What Is Cost, Insurance, and Freight (CIF)?

Cost, insurance, and freight (CIF) is an expense paid by a seller to cover the costs, insurance, and freight of a buyer's order while it is in transit. The goods are exported to a port named in the sales contract. Until the goods are fully loaded onto a transport ship, the seller bears the costs of any loss or damage to the product. Further, if the product requires additional customs duties, export paperwork, or inspections or rerouting, the seller must cover these expenses. Once the freight loads, the buyer becomes responsible for all other costs. CIF is similar but not the same as carriage and insurance paid to (CIP).

Key Takeaways:

  • Cost, insurance, and freight (CIF) is a common method of import and export shipping.
  • CIF determines when the responsibility for goods transfers from the seller to the buyer.
  • CIF is one of the international commerce terms known as Incoterms.

Terms of Cost, Insurance, and Freight (CIF)

The contract terms of CIF define when the liability of the seller ends and the liability of the buyer begins. CIF is a conventional method of shipping goods for importers. It is similar to free on board shipping with the primary difference being which party is responsible for the expenses up to the point of loading the product onto the transport vessel. Usually, exporters who have direct access to ships will use CIF. Under CIF terms, the seller is responsible for specific protections for an order. The seller's responsibilities include:

  • Purchasing export licenses for the product
  • Covering the cost and contracts of moving or carrying the goods
  • Insurance to protect the value of the order
  • Providing inspections of products
  • Covering the cost of any damage or destruction to the goods

The seller must deliver the goods to the ship within the agreed-upon timeframe. They must also give the buyer sufficient notice of delivery and provide proof of delivery and loading.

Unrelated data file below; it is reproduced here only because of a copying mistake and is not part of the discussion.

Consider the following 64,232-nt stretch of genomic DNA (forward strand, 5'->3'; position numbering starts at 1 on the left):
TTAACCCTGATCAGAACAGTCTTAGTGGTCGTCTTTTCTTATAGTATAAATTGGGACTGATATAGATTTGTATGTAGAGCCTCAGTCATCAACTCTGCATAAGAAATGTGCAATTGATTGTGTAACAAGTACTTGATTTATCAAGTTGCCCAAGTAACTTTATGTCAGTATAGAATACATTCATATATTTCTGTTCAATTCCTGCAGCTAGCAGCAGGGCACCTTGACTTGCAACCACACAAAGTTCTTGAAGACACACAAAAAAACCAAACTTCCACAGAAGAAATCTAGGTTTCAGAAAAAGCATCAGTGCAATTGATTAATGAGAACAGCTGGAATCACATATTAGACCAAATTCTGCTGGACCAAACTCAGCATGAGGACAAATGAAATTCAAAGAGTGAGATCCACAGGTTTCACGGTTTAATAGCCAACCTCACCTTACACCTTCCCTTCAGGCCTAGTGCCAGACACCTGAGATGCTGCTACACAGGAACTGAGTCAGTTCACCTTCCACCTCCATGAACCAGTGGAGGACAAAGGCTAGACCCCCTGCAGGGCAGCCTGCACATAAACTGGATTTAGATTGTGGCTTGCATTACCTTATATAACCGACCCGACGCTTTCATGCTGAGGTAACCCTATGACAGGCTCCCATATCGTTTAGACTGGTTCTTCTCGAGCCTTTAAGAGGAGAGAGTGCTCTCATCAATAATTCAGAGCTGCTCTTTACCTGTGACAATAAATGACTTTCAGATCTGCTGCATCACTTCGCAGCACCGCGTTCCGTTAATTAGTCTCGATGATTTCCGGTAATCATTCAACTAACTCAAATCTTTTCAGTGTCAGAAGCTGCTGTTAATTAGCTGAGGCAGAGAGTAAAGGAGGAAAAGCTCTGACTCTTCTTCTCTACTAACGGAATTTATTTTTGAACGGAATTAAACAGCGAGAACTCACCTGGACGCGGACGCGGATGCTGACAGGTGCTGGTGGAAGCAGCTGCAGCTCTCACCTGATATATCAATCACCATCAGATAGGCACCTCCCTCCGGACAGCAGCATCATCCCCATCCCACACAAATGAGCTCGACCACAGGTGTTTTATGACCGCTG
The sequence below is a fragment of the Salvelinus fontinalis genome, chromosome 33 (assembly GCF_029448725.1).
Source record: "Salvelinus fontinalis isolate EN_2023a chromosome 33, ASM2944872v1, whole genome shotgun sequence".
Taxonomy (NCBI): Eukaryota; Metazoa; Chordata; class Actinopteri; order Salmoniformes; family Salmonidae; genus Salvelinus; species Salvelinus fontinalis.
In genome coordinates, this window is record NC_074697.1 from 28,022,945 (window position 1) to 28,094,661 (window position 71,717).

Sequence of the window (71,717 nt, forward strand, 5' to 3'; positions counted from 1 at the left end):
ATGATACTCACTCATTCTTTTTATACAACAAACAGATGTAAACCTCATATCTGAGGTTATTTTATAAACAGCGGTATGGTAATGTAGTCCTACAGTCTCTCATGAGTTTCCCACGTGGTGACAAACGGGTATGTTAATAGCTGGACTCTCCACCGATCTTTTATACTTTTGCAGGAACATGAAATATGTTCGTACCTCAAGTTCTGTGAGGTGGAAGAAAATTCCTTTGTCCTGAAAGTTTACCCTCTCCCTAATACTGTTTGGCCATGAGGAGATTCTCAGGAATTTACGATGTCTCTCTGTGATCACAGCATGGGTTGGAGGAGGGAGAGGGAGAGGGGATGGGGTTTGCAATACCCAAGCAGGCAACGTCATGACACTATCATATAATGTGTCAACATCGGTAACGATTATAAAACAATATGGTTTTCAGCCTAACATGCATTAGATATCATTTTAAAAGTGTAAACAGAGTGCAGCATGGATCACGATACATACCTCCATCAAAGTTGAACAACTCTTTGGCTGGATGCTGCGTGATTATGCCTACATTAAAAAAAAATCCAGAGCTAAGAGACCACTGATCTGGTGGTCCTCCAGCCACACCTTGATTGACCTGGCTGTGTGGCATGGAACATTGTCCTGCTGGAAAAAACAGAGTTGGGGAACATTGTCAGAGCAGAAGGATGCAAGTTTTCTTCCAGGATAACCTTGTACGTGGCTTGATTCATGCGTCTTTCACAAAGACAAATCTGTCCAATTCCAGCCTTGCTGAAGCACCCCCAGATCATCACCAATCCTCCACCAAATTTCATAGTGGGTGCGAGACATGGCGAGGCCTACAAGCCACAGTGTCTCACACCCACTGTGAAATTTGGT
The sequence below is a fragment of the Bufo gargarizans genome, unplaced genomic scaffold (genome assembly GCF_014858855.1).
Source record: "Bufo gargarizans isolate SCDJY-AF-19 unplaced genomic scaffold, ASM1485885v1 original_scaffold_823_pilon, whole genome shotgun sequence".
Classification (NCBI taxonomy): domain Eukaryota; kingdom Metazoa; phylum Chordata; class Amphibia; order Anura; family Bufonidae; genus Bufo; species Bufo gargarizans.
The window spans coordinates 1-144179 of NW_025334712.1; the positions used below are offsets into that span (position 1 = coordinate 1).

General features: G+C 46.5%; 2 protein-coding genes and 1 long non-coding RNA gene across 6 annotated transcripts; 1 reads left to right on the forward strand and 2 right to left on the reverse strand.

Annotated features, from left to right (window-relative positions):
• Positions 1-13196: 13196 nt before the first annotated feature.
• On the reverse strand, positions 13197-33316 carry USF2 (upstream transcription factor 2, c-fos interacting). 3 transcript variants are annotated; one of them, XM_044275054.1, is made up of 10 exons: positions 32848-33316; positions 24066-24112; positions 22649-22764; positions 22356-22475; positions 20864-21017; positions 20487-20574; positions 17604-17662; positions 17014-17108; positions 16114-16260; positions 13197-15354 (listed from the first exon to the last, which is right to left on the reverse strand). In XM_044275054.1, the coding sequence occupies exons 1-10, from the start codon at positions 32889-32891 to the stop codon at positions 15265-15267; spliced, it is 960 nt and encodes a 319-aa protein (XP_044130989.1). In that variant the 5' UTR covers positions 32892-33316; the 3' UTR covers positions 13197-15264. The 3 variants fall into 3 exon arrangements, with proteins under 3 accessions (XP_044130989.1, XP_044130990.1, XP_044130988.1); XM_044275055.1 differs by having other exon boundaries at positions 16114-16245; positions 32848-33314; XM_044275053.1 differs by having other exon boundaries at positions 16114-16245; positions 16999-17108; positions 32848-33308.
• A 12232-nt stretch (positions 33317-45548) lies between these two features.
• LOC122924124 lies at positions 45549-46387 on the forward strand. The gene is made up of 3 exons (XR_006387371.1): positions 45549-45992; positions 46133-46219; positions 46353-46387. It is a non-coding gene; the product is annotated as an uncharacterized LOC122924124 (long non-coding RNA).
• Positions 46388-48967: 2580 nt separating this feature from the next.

The exact details of the sales contract will determine when the liability for the goods transfers from seller to buyer. In most cases, the seller's obligation ends once cargo loading is complete. However, a buyer may stipulate that the seller is responsible until the goods reach a port of import or even their final destination. 

Following the terms in the sales contract, once the goods change hands, the buyer must pay the agreed price and must, now, cover any additional transportation, inspection, and licensing costs. Other typical expenses include customs duties, taxes, and the shipment of goods to their final location.

CIF is different from cost and freight provision (CRF) whereby sellers are not required to insure goods in transit.

The ICC and Cost, Insurance, and Freight

CIF is one of the international commerce terms known as Incoterms. Incoterms are common trade rules developed by the International Chamber of Commerce (ICC) in 1936. The ICC established these terms to govern the shipping policies and responsibilities of buyers and sellers who engage in international trade. Incoterms are often similar to domestic terms (such as the U.S. Uniform Commercial Code) but with international applications. For example, the parties to a contract must state the locale of the governing law for their terms. The ICC limits the use of CIF of transport goods to only those that move via inland waterways or by sea.

The ICC's official definition of CIF reads,

“The seller delivers the goods on board the vessel or procures the goods already so delivered. The risk of loss or damage to the goods passes when the goods are on board the vessel. The seller must contract for and pay the costs and freight necessary to bring the goods to the named port of destination. The seller is also responsible for insuring to cover the risk of loss or damage during carriage. Further insurance beyond the required minimums must be agreed upon between the buying and selling parties or must be arranged for separately by the buyer. It is also important to note that the term applies only to sea and inland waterway transport."

Real World Example

Consider this hypothetical example: Best Buy orders 100 containers of flat-screen televisions from Sony using CIF to Kobe, a Japanese port. Sony delivers the order to the port and loads them onto the Yantian Express. Once loading is complete, Best Buy becomes liable for all costs associated with transporting the ordered goods to their final destination. As the container ship is en route, a fire breaks out in one of the cargo bays. The Best Buy television order receives damage from water during fire fighting efforts. Since the company used CIF shipping, Best Buy is responsible for ensuring the product is safe against damage during the voyage and assumes the cost of the damaged goods.